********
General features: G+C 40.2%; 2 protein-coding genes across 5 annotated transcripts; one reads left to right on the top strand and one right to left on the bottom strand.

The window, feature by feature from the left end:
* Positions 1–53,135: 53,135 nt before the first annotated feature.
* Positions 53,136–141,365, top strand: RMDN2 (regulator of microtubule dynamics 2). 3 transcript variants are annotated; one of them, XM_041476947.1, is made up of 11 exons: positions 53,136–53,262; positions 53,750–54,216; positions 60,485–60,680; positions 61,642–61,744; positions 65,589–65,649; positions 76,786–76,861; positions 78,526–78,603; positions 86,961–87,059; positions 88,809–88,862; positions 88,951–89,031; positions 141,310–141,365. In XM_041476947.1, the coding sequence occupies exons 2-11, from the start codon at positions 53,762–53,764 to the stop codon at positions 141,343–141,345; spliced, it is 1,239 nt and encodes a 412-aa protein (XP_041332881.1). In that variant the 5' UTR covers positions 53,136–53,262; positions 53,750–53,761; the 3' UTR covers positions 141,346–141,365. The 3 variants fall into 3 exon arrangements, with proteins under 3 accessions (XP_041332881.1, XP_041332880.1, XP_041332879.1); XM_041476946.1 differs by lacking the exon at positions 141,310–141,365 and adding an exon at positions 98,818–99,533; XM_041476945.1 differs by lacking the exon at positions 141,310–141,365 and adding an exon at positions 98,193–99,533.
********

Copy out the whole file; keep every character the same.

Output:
General features: G+C 40.2%; 2 protein-coding genes across 5 annotated transcripts; one reads left to right on the top strand and one right to left on the bottom strand.

The window, feature by feature from the left end:
* Positions 1–53,135: 53,135 nt before the first annotated feature.
* Positions 53,136–141,365, top strand: RMDN2 (regulator of microtubule dynamics 2). 3 transcript variants are annotated; one of them, XM_041476947.1, is made up of 11 exons: positions 53,136–53,262; positions 53,750–54,216; positions 60,485–60,680; positions 61,642–61,744; positions 65,589–65,649; positions 76,786–76,861; positions 78,526–78,603; positions 86,961–87,059; positions 88,809–88,862; positions 88,951–89,031; positions 141,310–141,365. In XM_041476947.1, the coding sequence occupies exons 2-11, from the start codon at positions 53,762–53,764 to the stop codon at positions 141,343–141,345; spliced, it is 1,239 nt and encodes a 412-aa protein (XP_041332881.1). In that variant the 5' UTR covers positions 53,136–53,262; positions 53,750–53,761; the 3' UTR covers positions 141,346–141,365. The 3 variants fall into 3 exon arrangements, with proteins under 3 accessions (XP_041332881.1, XP_041332880.1, XP_041332879.1); XM_041476946.1 differs by lacking the exon at positions 141,310–141,365 and adding an exon at positions 98,818–99,533; XM_041476945.1 differs by lacking the exon at positions 141,310–141,365 and adding an exon at positions 98,193–99,533.